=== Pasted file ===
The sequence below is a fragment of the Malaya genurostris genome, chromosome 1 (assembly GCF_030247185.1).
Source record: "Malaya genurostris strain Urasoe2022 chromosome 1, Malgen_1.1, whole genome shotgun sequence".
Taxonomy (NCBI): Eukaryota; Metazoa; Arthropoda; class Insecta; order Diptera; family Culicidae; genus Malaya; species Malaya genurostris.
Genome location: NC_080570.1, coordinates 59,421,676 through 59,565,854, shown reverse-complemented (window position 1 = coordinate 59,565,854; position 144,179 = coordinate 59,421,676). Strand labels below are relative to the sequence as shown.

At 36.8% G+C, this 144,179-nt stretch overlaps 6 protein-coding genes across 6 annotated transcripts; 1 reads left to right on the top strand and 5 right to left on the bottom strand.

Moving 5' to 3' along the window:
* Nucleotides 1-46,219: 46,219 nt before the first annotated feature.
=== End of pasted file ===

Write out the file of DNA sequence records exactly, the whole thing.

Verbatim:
The sequence below is a fragment of the Malaya genurostris genome, chromosome 1 (assembly GCF_030247185.1).
Source record: "Malaya genurostris strain Urasoe2022 chromosome 1, Malgen_1.1, whole genome shotgun sequence".
Taxonomy (NCBI): Eukaryota; Metazoa; Arthropoda; class Insecta; order Diptera; family Culicidae; genus Malaya; species Malaya genurostris.
Genome location: NC_080570.1, coordinates 59,421,676 through 59,565,854, shown reverse-complemented (window position 1 = coordinate 59,565,854; position 144,179 = coordinate 59,421,676). Strand labels below are relative to the sequence as shown.

At 36.8% G+C, this 144,179-nt stretch overlaps 6 protein-coding genes across 6 annotated transcripts; 1 reads left to right on the top strand and 5 right to left on the bottom strand.

Moving 5' to 3' along the window:
* Nucleotides 1-46,219: 46,219 nt before the first annotated feature.